Interoperability is the number one issue facing Canadian first responders with respect to improving their ability to enhance public safety. This was one of the key findings of a survey released yesterday by the Canadian Advanced Technology Alliance (CATA) and commissioned by the Canadian Police Research Centre (CPRC).
The survey, Keeping Canadians Safe, polled 144 chiefs of fire, police, paramedic and emergency response organizations about their current use of technology, and asked them to identify a range of services they would like to see available in order to improve collaboration among jurisdictions.
“We’re in the process of expanding our organization, and looking to include the police, medical services, paramedic and fire after 30 years of working solely with the police community,” explained Steve Palmer, executive director of the CPRC. “As we were developing our priorities we needed to understand what the priorities are of the other first responders, which was our primary goal with this project.”
In addition to interoperability, survey respondents also cited the need for more budget increases across the board with respect to all equipment and technology needs. They also reported low levels of product performance satisfaction, with communication device compatibility receiving the lowest satisfaction levels.
As CATA is a technology association focused on working with industry, its vice-president of research Kevin Wennekes explained it was an opportune time to conduct the survey, as it’s the first survey to examine how all first responders use technology.
“We wanted to look at the technologies they’re using, how satisfied they are with the performance, what more would they want from vendors, and how can they work better together,” said Wennekes.
With respect to examining the technology that first responders use in their roles, Wennekes said the focus was on information and communication technology (ICT).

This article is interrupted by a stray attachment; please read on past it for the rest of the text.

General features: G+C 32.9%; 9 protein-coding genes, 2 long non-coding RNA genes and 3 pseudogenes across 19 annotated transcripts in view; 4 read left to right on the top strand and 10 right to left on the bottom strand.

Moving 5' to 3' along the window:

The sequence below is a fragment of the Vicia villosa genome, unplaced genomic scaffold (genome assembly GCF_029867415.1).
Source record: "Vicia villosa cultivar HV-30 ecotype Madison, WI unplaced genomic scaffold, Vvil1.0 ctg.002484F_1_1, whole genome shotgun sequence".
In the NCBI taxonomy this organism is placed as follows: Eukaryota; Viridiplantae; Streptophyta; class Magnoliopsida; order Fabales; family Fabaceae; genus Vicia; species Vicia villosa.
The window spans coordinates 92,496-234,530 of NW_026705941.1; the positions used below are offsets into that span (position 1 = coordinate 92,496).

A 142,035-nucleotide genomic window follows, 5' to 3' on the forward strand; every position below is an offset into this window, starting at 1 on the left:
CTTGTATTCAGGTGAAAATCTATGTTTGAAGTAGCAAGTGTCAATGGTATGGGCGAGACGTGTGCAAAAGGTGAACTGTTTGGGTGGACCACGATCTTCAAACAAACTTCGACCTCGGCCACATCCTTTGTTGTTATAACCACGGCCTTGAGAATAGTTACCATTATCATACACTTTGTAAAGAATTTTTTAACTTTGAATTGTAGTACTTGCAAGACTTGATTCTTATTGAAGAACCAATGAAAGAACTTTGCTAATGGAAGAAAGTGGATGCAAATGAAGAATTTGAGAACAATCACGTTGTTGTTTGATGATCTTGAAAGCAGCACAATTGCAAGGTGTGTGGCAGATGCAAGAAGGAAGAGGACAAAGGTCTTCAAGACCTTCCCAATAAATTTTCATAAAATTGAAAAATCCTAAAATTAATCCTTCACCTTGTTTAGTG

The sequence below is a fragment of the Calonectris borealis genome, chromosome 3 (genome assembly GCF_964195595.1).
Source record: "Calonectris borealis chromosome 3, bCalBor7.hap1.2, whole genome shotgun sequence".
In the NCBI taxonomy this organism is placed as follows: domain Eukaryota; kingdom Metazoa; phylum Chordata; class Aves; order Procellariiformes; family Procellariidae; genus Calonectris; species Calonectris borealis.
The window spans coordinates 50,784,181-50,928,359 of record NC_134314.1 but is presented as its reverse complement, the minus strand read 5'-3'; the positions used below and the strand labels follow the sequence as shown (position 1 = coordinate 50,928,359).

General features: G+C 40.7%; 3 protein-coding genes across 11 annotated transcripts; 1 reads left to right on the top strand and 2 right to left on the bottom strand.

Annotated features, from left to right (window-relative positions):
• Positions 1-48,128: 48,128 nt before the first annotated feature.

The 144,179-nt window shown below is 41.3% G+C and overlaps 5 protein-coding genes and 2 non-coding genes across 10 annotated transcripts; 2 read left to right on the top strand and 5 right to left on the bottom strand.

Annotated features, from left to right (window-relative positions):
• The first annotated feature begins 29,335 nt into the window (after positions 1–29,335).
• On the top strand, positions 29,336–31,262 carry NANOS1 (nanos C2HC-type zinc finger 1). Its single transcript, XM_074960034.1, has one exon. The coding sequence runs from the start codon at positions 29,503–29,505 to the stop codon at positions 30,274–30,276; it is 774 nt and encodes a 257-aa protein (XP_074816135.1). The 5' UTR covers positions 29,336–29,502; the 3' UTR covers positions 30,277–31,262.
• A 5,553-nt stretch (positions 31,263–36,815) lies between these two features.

“We did, at a broader level, have a category such as personal protective equipment, we wanted to touch on that element as well because it’s just as critical,” said Wennekes.
He noted that in certain areas of the survey there was a clear focus on digging down to individual technology such as first responders’ use of laptops, local area networks, and two-way radios.
“Any of the elements of ICT that you can imagine we looked at addressing: hardware, software, customized wireless, and the impact to them vis-a-vis emergency preparedness,” he said.
Both Palmer and Wennekes agreed that the survey findings clearly indicate that interagency interoperability is the number one issue facing first responders.
In line with addressing the issue of interoperability, the CPRC founded a group called the Canadian Interoperability Technology Interest Group (CITIG), said Palmer.
“That group is focused on bringing first responders and industry together to share best practices and come up with common solutions,” said Palmer.
Wennekes said that CATA has taken a similar approach in that they will work with the CITIG and reach out to the ICT sector and bring specific protection equipment technologies to the forefront.
“With each new development in technology it becomes easier and more cost effective, even for the smaller agencies to be able to afford to implement,” said Wennekes. “Our interest with respect to interoperability is to bring those right groups together.”
He added that CATA has a strong reach in the public service, and that they would be pushing for continued leadership from the government.
An additional recommended next step is the creation of a first responder/industry collaboration and procurement portal, according to Wennekes. “We’ll be driving to identify leaders or companies who want to collaborate further with us in that respect.”
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